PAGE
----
We currently run ESX on Dell rackmount servers but VM growth is out of control! Therefore, we are looking at a new platform to handle it. Now that Intel Nehalem is out we are looking at the blades scenario. My questions
1) Blades or Single servers? We have plenty of room and power, so I am looking at things like ease of deployment, cabling, management, performance, price and redundancy.
The one thing I have concerns about is that by going with a Blade Chassis you are consolidating risk - is it possible for current generation blade chassis to "fail" as it were, taking out everything? Or is there enough redundancy in every component to ensure this does not happen. Which option is more cost effective - budget and value are big considerations.
2) IBM or HP? Does anyone have experience using both chassis in an enterprise environment, and which would be more suited for a vSphere deployment?
3) Should I consider something slighter cheaper, e.g., Dell.
Thanks very much for your help
I deal with a CDW corporate rep for the IBM stuff. And a Dell corporate rep for Dell.
Tell them you are seriously looing at the other guy. You would be surprised the deals you can get.
Also don't assume relationship between vendors mean lower prices. I had Dell and CDW quote me on an AX4-5F, exact same config. AAMOF, I sent CDW the Dell quote to make sure everything was the same. CDW came back $5K cheaper.
Great points everyone-
Asher N said:
"I'm also scaling out. Going with 2 single proc servers rather than one dual, for redundancy."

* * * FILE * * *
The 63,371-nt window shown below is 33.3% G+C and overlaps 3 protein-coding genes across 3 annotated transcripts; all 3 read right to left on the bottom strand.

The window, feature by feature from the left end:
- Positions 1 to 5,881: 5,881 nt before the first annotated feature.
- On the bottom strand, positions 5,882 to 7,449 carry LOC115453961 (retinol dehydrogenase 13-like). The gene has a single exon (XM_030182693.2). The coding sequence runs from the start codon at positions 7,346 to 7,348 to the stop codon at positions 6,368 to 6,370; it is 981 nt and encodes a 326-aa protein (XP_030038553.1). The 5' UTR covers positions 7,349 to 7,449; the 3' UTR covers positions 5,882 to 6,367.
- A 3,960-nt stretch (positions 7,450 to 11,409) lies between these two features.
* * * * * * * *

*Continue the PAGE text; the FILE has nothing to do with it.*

Do people here generally like to go Dual Quad or Single Quad? E.g.
3 x servers comprising:
48 or 64 GB per server
Advantages: less cabling, less power consumption, easier to remediate 3 hosts rather than 6, smaller datacenter footprint (ports, powerslots, RU). ~50% cheaper than scenario 2?
Disadvantages: more vulnerable to host failure, more "eggs in one basket" so to speak, higher I/O utlization on the network links?
6 x servers comprising:
24 or 32 GB per server
Advantages: the risk is spread across more hosts. Can potentially have N2 instead of N1
Disadvantages: more to manage, bigger footprint. The opposite of Scenario 1's advantages really.
(I do apologize if this has been discussed at length elsewhere ).
Edit - I should mention that in both scenarios 99% of the VMs are single core with up to 2GB of RAM, due to growth there could be a hundred of more of these in the not too distant future.
Regarding blades: have both HP and IBM (both small and large one). At moment running IBM Blade E, Blade S and Blade H. On blade S iSCSI on separate adapters works nice. IBM is cheaper to expand than HP, but HP got some additional SNMP software for ESX. On IBM blades we use SSD 16Gb as boot disk. IBM 21 XM blades have enough memory space (unlike non-XM 21 blades), but place only for one internal drive (no mirroring on ESX OS, think this is irrelevant on VMware or with SSD).
Blades are too expensive to have them with one processor. At moment most cost effective CPU's are QC 2.5GHz, speed gains with more GHz are too expensive
I would go with the least number of servers that give me redundancy. The farm must be sized so the in the event of the loss os a server, the rest of the farm must have enough resources to take over that workload.